Abu Sayyaf – Al-Harakatul Islamia
Abu Sayyaf is the smaller of the Islamist groups fighting to establish an Iranian-style Islamic state in Mindanao, an island in the southern Philippines.
The Abu Sayyaf group, whose name means, “Bearer of the Sword,” split from the Moro National Liberation Front in 1991. Although based almost exclusively in the southern islands, Abu Sayyaf has ties to a number of Islamic fundamentalist organizations around the world, including Osama bin Ladin’s al-Qaida and Ramzi Yousef, who was convicted of organizing the 1993 bombing of the World Trade Center in New York.
Abduragak Abubakar Janjalani, the former leader of the group, like Osama bin Ladin, was a veteran of the war in Afghanistan. Abu Sayyaf has a membership of approximately several hundreds of young Islamic radicals, many of whom were recruited from univerities and high schools.
The founder and the leader of Abu Sayyaf until 1998 was Abduragak Abubakar Janjalani. In December 1998, Janjalani was killed in a firefight with police in the village Lamitan in Basilam Island. Janjalani led the group since the 1991 split with the Moro National Liberation Front (MNLF). A veteran of the Afghanistan war, Janjalani kept close ties with other Islamic radical leaders.
After Janjalani’s death a power struggle took place within the organization, with the former leader’s brother, Khadafy Janjalani finally emerging as the new leader.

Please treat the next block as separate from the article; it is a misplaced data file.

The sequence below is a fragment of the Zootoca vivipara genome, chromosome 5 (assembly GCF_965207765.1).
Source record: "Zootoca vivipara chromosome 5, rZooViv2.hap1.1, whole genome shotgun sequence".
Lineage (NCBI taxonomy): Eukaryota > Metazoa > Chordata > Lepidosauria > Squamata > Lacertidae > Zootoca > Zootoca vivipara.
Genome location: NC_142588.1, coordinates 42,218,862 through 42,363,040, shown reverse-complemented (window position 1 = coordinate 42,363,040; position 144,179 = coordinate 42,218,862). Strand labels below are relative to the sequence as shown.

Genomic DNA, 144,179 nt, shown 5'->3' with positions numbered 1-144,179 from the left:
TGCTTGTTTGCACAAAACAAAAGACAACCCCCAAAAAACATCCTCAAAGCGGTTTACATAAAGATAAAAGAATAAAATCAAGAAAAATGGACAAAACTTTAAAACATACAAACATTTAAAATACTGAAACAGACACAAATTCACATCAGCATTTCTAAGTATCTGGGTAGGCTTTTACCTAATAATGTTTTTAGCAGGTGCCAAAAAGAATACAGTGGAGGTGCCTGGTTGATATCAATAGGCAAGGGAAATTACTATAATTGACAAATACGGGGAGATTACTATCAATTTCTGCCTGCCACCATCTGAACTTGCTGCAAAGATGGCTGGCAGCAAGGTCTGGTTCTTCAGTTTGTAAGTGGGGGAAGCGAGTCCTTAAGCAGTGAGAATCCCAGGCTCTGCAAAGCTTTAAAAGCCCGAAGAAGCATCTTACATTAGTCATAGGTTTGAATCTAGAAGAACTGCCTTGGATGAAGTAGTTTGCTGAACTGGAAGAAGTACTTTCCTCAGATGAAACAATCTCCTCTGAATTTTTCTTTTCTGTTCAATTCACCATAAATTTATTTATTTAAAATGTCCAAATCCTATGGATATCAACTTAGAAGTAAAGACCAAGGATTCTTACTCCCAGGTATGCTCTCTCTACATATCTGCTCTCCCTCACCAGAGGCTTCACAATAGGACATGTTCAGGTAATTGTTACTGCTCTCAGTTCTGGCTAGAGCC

Abu Sayyaf is estimated to have several hundred active fighters, largely based in the islands of Basilan, Sulu and Tawi-Tawi in the Philippines’ southernmost section. It is beleived to have roughly a thousand supporters in the southern islands.
The group finances its operations mainly through robbery, piracy and ransom kidnappings. Abu Sayyaf may also receive funding from the international terrorist network of Osama bin Ladin.
Abu Sayyaf never took part in the peace process between the government and the MNLF, demanding an independent Islamic country.
Abu Sayyaf’s activities include bombings, assassinations, kidnappings, and extortion from companies and wealthy businessmen in order to attain their aims.
The group’s first major terrorist attack was a grenade attack in 1991, in which two foreign women were killed. The following year Abu Sayyaf militants hurled a bomb at a wharf in the southern city of Zamboanga where the MV Doulous, an international floating bookstore manned by Christian preachers, was docked. Several people were injured.
This attack was followed by similar bombings on Zamboanga airport and Roman Catholic churches. In 1993 the group bombed a cathedral in Davao City, killing seven people.
The group has consitently targeted foriegners for kidnapping. In 1993, Abu Sayyaf gunmen kidnapped Charles Walton, a language researcher at the US-based Summer Institute of Linguistics. Walton, then 61, was freed 23 days later.
The following year, Abu Sayyaf militants kidnapped three Spanish nuns and a Spanish priest in separate incidents. In 1998, their victims included two Hong Kong men, a Malaysian and a Taiwanese grandmother.
In April 1995 Abu Sayyaf carried out a vicious attack on the Christian town of Ipil in Mindanao. Gunmen razed the town center to the ground and shot 53 civilians and soldiers dead. The military said at that time the group has forged links with international terrorist cells.